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Thomson Reuters Corporation (TSE:TRI) is about to trade ex-dividend in the next three days. The ex-dividend date is usually set to be one business day before the record date which is the cut-off date on which you must be present on the company's books as a shareholder in order to receive the dividend. It is important to be aware of the ex-dividend date because any trade on the stock needs to have been settled on or before the record date. Meaning, you will need to purchase Thomson Reuters' shares before the 19th of May to receive the dividend, which will be paid on the 15th of June.
The company's next dividend payment will be US$0.41 per share, and in the last 12 months, the company paid a total of US$1.62 per share. Last year's total dividend payments show that Thomson Reuters has a trailing yield of 1.7% on the current share price of CA$114.84. Dividends are a major contributor to investment returns for long term holders, but only if the dividend continues to be paid. That's why we should always check whether the dividend payments appear sustainable, and if the company is growing.
Dividends are usually paid out of company profits, so if a company pays out more than it earned then its dividend is usually at greater risk of being cut. Thomson Reuters is paying out just 13% of its profit after tax, which is comfortably low and leaves plenty of breathing room in the case of adverse events. Yet cash flows are even more important than profits for assessing a dividend, so we need to see if the company generated enough cash to pay its distribution. Over the last year it paid out 51% of its free cash flow as dividends, within the usual range for most companies.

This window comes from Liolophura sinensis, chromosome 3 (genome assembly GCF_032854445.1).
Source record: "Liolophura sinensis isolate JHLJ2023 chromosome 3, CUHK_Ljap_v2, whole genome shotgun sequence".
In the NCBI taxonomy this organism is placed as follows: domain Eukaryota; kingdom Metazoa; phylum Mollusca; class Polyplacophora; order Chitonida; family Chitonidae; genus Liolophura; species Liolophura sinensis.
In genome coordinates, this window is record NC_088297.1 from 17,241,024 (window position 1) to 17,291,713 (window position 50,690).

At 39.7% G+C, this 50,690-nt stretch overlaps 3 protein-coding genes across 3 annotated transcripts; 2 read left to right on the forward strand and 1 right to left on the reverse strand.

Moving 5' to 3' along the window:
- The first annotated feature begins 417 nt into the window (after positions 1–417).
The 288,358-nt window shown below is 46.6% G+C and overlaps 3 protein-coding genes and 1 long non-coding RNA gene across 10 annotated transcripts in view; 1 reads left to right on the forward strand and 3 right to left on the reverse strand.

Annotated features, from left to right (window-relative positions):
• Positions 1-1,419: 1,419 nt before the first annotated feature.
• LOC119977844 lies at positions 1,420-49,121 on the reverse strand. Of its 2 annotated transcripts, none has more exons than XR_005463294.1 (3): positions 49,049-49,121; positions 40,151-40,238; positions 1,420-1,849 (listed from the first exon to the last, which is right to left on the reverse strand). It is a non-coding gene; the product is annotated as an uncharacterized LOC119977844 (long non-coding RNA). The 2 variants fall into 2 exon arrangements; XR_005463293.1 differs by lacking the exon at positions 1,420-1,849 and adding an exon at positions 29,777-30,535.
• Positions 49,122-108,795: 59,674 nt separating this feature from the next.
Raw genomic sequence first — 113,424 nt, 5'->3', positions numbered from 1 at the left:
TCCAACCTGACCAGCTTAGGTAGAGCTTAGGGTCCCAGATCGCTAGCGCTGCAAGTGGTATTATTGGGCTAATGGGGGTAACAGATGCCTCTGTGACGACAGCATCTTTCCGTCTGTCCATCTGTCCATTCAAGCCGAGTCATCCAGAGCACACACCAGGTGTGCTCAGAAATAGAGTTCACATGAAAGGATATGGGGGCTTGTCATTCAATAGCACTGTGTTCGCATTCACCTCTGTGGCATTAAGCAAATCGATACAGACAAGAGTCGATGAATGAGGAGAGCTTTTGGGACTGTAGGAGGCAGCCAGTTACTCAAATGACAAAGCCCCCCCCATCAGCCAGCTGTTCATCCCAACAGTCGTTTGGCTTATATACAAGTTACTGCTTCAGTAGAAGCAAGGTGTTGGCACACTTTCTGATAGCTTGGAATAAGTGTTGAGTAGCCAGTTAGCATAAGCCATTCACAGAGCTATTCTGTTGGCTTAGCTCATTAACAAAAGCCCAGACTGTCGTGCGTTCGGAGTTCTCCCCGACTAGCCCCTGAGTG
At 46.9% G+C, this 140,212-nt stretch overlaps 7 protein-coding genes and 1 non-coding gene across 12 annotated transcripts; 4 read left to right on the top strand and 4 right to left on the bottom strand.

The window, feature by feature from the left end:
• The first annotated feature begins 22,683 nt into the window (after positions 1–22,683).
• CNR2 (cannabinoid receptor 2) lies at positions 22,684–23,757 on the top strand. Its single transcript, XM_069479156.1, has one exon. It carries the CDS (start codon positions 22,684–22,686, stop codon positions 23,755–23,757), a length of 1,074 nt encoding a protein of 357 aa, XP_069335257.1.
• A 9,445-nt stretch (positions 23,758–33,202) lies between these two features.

It's positive to see that Thomson Reuters's dividend is covered by both profits and cash flow, since this is generally a sign that the dividend is sustainable, and a lower payout ratio usually suggests a greater margin of safety before the dividend gets cut.
Have Earnings And Dividends Been Growing?
Companies with consistently growing earnings per share generally make the best dividend stocks, as they usually find it easier to grow dividends per share. Investors love dividends, so if earnings fall and the dividend is reduced, expect a stock to be sold off heavily at the same time. It's encouraging to see Thomson Reuters has grown its earnings rapidly, up 52% a year for the past five years.
The main way most investors will assess a company's dividend prospects is by checking the historical rate of dividend growth. In the last 10 years, Thomson Reuters has lifted its dividend by approximately 2.4% a year on average. It's good to see both earnings and the dividend have improved - although the former has been rising much quicker than the latter, possibly due to the company reinvesting more of its profits in growth.
From a dividend perspective, should investors buy or avoid Thomson Reuters? From a dividend perspective, we're encouraged to see that earnings per share have been growing, the company is paying out less than half of its earnings, and a bit over half its free cash flow. Thomson Reuters looks solid on this analysis overall, and we'd definitely consider investigating it more closely.
In light of that, while Thomson Reuters has an appealing dividend, it's worth knowing the risks involved with this stock. For instance, we've identified 4 warning signs for Thomson Reuters (2 are concerning) you should be aware of.
If you're in the market for dividend stocks, we recommend checking our list of top dividend stocks with a greater than 2% yield and an upcoming dividend.
This article by Simply Wall St is general in nature. It does not constitute a recommendation to buy or sell any stock, and does not take account of your objectives, or your financial situation. We aim to bring you long-term focused analysis driven by fundamental data. Note that our analysis may not factor in the latest price-sensitive company announcements or qualitative material. Simply Wall St has no position in any stocks mentioned.
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